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‘Really Annoying’ or ‘Administratively Necessary’? Harvard Students Give Mixed Reviews of Previous-Term Course Registration

Previous-term course registration started this semester for spring 2024 classes.
Previous-term course registration started this semester for spring 2024 classes. By Claire Yuan
By Natalie K Bandura and J. Sellers Hill, Crimson Staff Writers

Harvard undergraduate course registration opened for the spring semester last week— more than two months earlier than in years past — and drew mixed reviews from students.

The change comes from a May 2022 vote by the Faculty of Arts and Sciences to move course registration up by two months and end shopping week — a system in which students could “shop,” or attend an unlimited number of different classes before settling on their semester schedule.

Before the measure was passed, it faced scrutiny from students and professors alike and has continued to divide Harvard faculty and staff amid its implementation. Proponents of previous-term course enrollment say the system is logistically smoother and preserves instructional time at the beginning of the semester.

Several students interviewed by The Crimson said they were disappointed by the change, citing a conflict between the new registration timeline and their fall coursework.

Lucy M. Hurlbut ’25 said she feared the change would leave students less time to “dig deep in the Q Guide,” Harvard’s course evaluation database, to find the best classes for their interests.

“I feel like I have a lot of other things going on with my classes and extracurriculars, and to have to deal with course registration on top of that is really annoying,” Hurlbut said.

“Because of that, I might end up taking more generic, larger, some would say ‘boring’ classes,” she added.

Jordan A. Sanchez ’24-’25 said the new timeline left her feeling “really bad” for her peers who she said were occupied with studying for midterm exams and enjoying their time on campus during the current semester to plan their courses for the spring.

“We’re supposed to be encouraged to take more risks, especially academically, and forcing students to choose their classes ahead of time just limits that exploration,” Sanchez said.

Sanchez said she had wanted to take a creative writing workshop since her freshman year, a class that requires an application consisting of a statement of interest and a writing sample. The application would have been open throughout winter break under the former registration timeline.

“A class that I was really, really interested in, I couldn’t take because I’m too busy working on the homework now, instead of preparing for next semester,” Sanchez said.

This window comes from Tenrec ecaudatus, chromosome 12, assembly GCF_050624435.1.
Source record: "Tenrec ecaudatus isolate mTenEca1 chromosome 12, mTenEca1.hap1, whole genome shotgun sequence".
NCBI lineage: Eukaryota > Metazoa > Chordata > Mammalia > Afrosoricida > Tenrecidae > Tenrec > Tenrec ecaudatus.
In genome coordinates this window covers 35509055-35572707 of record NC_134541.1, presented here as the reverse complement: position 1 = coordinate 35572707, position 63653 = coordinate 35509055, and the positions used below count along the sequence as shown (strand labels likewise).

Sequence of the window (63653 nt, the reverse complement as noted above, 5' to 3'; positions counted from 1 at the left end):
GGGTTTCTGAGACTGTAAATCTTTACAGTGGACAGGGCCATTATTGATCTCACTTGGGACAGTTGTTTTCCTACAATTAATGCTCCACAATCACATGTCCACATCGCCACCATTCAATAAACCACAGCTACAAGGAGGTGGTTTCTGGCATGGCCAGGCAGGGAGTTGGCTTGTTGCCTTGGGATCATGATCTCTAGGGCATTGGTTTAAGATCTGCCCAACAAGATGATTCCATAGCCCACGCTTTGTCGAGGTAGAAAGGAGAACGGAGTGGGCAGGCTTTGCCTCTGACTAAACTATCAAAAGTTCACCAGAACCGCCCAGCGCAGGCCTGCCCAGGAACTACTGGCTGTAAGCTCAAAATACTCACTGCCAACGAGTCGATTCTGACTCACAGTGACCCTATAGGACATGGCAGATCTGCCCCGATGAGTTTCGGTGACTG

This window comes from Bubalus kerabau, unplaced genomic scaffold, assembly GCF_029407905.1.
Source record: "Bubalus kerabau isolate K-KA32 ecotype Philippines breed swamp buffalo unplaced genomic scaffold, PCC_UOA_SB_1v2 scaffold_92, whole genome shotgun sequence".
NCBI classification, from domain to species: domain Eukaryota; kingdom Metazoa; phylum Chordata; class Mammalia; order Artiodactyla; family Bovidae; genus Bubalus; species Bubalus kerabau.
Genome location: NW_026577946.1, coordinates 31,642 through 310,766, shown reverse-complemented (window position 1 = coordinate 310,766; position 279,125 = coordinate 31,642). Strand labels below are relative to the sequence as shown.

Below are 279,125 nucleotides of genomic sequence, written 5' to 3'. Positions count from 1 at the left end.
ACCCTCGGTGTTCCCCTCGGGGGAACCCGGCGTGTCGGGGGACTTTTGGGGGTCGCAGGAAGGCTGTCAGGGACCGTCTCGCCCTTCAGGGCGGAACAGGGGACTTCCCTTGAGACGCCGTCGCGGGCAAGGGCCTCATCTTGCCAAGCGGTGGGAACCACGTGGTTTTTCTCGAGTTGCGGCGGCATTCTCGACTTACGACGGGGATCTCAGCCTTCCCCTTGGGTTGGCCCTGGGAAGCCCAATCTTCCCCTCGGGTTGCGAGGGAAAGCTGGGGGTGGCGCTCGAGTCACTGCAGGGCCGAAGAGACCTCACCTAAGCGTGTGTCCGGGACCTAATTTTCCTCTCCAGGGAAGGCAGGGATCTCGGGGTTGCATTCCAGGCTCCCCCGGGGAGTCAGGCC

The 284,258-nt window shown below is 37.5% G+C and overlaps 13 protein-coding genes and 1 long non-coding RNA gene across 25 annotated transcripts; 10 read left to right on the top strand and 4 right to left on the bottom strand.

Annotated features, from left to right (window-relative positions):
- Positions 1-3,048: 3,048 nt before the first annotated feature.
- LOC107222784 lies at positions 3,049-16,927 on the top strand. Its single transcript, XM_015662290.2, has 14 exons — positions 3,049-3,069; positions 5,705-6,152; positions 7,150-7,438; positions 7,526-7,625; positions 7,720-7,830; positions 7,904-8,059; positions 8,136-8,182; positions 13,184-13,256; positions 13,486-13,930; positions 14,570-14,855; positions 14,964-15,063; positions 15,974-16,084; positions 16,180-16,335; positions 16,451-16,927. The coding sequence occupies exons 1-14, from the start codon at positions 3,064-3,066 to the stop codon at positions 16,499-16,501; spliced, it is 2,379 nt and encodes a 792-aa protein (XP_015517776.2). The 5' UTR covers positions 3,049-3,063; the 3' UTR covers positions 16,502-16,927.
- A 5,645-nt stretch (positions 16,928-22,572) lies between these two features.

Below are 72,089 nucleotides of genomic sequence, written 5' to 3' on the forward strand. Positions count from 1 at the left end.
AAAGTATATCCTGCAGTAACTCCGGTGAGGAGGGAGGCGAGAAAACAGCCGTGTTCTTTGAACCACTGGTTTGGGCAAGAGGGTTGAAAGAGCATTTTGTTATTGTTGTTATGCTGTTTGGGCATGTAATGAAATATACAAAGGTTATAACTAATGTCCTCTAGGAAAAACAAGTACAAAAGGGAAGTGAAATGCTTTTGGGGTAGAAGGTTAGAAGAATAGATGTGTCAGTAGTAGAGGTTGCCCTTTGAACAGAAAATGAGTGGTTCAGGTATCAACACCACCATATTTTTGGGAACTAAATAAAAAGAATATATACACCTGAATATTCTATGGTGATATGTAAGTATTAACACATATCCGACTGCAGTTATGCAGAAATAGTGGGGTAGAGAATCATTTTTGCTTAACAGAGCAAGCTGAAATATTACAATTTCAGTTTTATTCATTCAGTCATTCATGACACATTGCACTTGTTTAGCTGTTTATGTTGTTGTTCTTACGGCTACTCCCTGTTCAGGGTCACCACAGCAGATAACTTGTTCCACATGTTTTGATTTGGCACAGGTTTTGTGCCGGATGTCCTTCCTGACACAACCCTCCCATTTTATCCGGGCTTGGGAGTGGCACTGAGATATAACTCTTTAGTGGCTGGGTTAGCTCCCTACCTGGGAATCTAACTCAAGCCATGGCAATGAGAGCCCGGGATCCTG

Some students said they preferred the change, however, and claimed the new timeline granted them more opportunity to get acquainted with their schedules.

“I really like it,” Faith M. Schmidt ’25 said. “Having the courses earlier for me to register gives me time right before I start classes to understand what classes I’m taking and organize my schedule better.”

Schmidt also said the old timeline had conflicted with her move back into college and pre-season athletic commitments.

Though Ru W. Perry-Mize ’25 finds the earlier course registration deadline personally inconvenient, they said they feel that early registration may be “administratively necessary” to plan out courses and professor teaching slots on time.

“I’m sure that people changing their schedules last minute creates a mess for whoever is doing the actual scheduling at the administrative level,” Perry-Mize said.

In an interview with The Crimson last week, Harvard College Dean Rakesh Khurana defended the new timeline but said the University would work to improve the system in response to student feedback.

“We want to continue to encourage exploration and intellectual exploration. It is a core value,” Khurana said. “Like any change, there are adjustments that we will be making.”

“One of the things I really would encourage is for folks to reach out to the Committee on Course Registration, which is at the FAS Registrar’s Office, if there are ideas and thoughts about how to improve what we’re doing,” he added.

—Staff writer J. Sellers Hill can be reached at Follow him on X @SellersHill.

​​—Staff writer Natalie K Bandura can be reached at

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